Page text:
Dani Cole (she/they) is a movement artist, writer, creative arts therapist in training, and arts administrator based in unceded Canarsie-Lenape land. She founded the collective Mobilized Voices/MO B I V in 2018 and currently works as a collaborator with jill sigman/thinkdance and ECHOensemble. From 2019-2021, they worked closely with Eva Yaa Asantewaa, Sarah A.O. Rosner, and Beau Banks as the Curatorial Associate & Artist Coordinator + Editorial Associate at Gibney. Presently, Dani is the Associate Manager for The Bessies. Writing from Dani can be found in Eva Yaa Asantewaa's Imagining: A Gibney Journal.
As a disabled and chronically ill mental health worker and artist, Dani believes centering the experiences and leadership of the most impacted is integral to current and future transformation in and beyond arts fields. They are on the community board of Hyp-ACCESS and is a part of various disabled+ gatherings in the NYC movement community.
Dani is currently no longer making choreographies with M O B I V due to the pandemic and changes in how she interacts with the dance field. Instead, they are focusing on various community organizing projects, working with Maple Street Community Garden to grow food, and writing poems and short stories.
In addition, Dani loves teaching — embodied writing workshops, movement for disabled and non-disabled bodies, and has been on guest faculty at various schools and studios. She is available for low-cost private sessions. They teach a pay-as-you-wish movement class on Thursdays mornings at 9am ET on Zoom.
In the past, Dani’s solo and group interdisciplinary works have been shared through the 92Y, TADA! Theater, Mana Contemporary, Actor’s Fund Arts Center, Bridge for Dance, Access Theatre, and the Emelin Theatre. Her dance piece, don’t go back. where? received the Alpha Chi award for “most outstanding researched work" while she was a student at Marymount Manhattan College. Dani was part of the 92Y's Dance Up! next generation of young choreographers. In 2020, she was the commissioned choreographer at The Steffi Nossen School of Dance. In 2018 + 2019, they were a Choreographic Resident at Mana Contemporary, a leading national in-process art museum, and at the San Francisco Conservatory of Dance.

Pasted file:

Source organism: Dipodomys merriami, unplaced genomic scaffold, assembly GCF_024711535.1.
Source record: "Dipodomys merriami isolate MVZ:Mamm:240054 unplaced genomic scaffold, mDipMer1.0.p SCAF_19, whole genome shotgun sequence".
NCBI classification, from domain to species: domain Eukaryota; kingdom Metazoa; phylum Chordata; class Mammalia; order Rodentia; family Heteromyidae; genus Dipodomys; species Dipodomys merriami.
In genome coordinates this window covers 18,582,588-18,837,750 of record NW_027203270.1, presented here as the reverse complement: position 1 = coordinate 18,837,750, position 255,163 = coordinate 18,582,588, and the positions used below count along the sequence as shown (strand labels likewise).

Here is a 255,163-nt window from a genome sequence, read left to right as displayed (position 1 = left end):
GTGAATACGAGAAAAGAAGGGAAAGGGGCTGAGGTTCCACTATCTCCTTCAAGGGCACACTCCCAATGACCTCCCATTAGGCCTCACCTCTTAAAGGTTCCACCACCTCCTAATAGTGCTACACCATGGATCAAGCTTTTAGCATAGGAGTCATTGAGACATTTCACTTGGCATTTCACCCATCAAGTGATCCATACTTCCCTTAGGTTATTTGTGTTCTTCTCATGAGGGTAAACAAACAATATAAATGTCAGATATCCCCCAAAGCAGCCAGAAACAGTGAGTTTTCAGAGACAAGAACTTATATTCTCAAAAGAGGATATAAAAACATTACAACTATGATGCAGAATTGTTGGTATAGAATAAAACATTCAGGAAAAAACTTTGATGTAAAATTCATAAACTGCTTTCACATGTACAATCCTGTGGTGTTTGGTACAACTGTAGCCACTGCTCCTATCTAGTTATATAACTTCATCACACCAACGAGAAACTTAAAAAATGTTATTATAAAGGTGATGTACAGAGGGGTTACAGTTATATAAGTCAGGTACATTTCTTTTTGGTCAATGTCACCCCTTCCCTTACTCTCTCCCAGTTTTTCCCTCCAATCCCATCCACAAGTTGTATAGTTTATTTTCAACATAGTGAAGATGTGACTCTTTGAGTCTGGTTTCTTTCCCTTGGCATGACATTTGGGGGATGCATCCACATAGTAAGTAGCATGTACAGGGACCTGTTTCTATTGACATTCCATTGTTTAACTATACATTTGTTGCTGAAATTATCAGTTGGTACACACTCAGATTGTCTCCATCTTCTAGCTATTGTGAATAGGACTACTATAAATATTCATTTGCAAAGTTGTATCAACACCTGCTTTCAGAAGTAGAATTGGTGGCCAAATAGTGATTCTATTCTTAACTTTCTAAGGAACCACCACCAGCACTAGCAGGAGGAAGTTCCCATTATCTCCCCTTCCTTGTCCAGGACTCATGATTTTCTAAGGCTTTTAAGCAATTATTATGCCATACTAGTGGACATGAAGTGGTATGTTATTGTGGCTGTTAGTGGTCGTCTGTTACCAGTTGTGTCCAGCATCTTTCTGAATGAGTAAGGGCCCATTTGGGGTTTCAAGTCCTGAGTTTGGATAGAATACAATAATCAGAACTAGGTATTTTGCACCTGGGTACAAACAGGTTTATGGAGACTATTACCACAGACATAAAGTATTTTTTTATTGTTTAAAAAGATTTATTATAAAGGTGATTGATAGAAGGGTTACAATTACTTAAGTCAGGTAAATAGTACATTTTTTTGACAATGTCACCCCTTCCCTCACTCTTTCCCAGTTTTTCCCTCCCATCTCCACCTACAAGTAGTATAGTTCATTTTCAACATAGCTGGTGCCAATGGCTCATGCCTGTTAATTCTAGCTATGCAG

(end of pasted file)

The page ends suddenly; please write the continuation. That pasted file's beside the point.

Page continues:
artist statement, december 2021
I believe in rest. And, I don’t always practice or feel I can be in that belief. My work is the space where rest is always possible. Where choice and orientation happens from, as a result of, and returns to rest. With rest, my cells find support, my telomeres pause their incessant shortening; with rest, I am able to give support and reciprocate the ways, both subtle and grandiose, Earth and community supports me. I am a disabled and chronically ill person who is learning that I am experiencing community, movement, and purpose in greater solitude. I am learning that work isn’t creating, producing, and sharing. Work, rest work, is sleep, Zoom calls, numbness, intense pain, blinking, reckoning with ideas and expectations that continuously slip away, reorganizing actions again and again because the needs of your community and yourself must be met through practicality, urgency, more sleep, meds, insurance research, praying that people will wear masks and get vaccinated when you need to be somewhere. I am terrified of rest; I am terrified that many people, those at the intersections of systemic hatred are told to not rest again and again. I am enthralled by those who rest anyways and call on community to do the same and support the same. I am terrified of art-making. The way it ignores rest, how it asks the ego to be active, instilling that money is used for something “labor-filled,” centered on identity untethered from the ground, the soil that remains active, yet in place, holding life that burrows and slumbers. I am purposed by those who do not make art, but, rather, let it come to be through relationships, through hibernation, through thoughtful preparation, through rest from creating in order to establish and continue support first and foremost. I am terrified by the ongoing participation in art-making capitalism where resources are not for those who rest and also, those who can’t rest. I don’t know what to do, so I believe in rest.